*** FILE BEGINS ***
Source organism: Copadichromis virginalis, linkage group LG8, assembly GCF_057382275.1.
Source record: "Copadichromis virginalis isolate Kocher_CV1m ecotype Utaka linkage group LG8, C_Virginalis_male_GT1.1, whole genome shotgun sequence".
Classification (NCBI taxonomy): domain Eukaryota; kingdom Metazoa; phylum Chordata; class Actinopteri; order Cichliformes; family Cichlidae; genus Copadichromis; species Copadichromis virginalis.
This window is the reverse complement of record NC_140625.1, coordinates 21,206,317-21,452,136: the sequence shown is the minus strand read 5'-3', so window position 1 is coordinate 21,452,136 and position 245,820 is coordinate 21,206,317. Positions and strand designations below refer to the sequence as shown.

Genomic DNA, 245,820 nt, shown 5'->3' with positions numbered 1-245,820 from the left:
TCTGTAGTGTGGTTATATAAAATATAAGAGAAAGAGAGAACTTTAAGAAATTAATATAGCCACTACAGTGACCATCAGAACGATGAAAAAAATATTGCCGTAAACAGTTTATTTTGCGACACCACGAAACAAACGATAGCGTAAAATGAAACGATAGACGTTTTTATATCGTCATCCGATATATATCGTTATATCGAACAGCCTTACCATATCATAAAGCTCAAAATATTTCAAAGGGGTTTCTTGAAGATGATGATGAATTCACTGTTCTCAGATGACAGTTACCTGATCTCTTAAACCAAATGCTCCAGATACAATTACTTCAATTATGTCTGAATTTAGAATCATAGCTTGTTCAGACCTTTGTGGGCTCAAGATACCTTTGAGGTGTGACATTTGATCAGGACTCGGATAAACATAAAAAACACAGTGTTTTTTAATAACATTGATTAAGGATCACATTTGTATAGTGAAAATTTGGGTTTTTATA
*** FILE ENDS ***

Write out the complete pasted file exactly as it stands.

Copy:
Source organism: Copadichromis virginalis, linkage group LG8, assembly GCF_057382275.1.
Source record: "Copadichromis virginalis isolate Kocher_CV1m ecotype Utaka linkage group LG8, C_Virginalis_male_GT1.1, whole genome shotgun sequence".
Classification (NCBI taxonomy): domain Eukaryota; kingdom Metazoa; phylum Chordata; class Actinopteri; order Cichliformes; family Cichlidae; genus Copadichromis; species Copadichromis virginalis.
This window is the reverse complement of record NC_140625.1, coordinates 21,206,317-21,452,136: the sequence shown is the minus strand read 5'-3', so window position 1 is coordinate 21,452,136 and position 245,820 is coordinate 21,206,317. Positions and strand designations below refer to the sequence as shown.

Genomic DNA, 245,820 nt, shown 5'->3' with positions numbered 1-245,820 from the left:
TCTGTAGTGTGGTTATATAAAATATAAGAGAAAGAGAGAACTTTAAGAAATTAATATAGCCACTACAGTGACCATCAGAACGATGAAAAAAATATTGCCGTAAACAGTTTATTTTGCGACACCACGAAACAAACGATAGCGTAAAATGAAACGATAGACGTTTTTATATCGTCATCCGATATATATCGTTATATCGAACAGCCTTACCATATCATAAAGCTCAAAATATTTCAAAGGGGTTTCTTGAAGATGATGATGAATTCACTGTTCTCAGATGACAGTTACCTGATCTCTTAAACCAAATGCTCCAGATACAATTACTTCAATTATGTCTGAATTTAGAATCATAGCTTGTTCAGACCTTTGTGGGCTCAAGATACCTTTGAGGTGTGACATTTGATCAGGACTCGGATAAACATAAAAAACACAGTGTTTTTTAATAACATTGATTAAGGATCACATTTGTATAGTGAAAATTTGGGTTTTTATA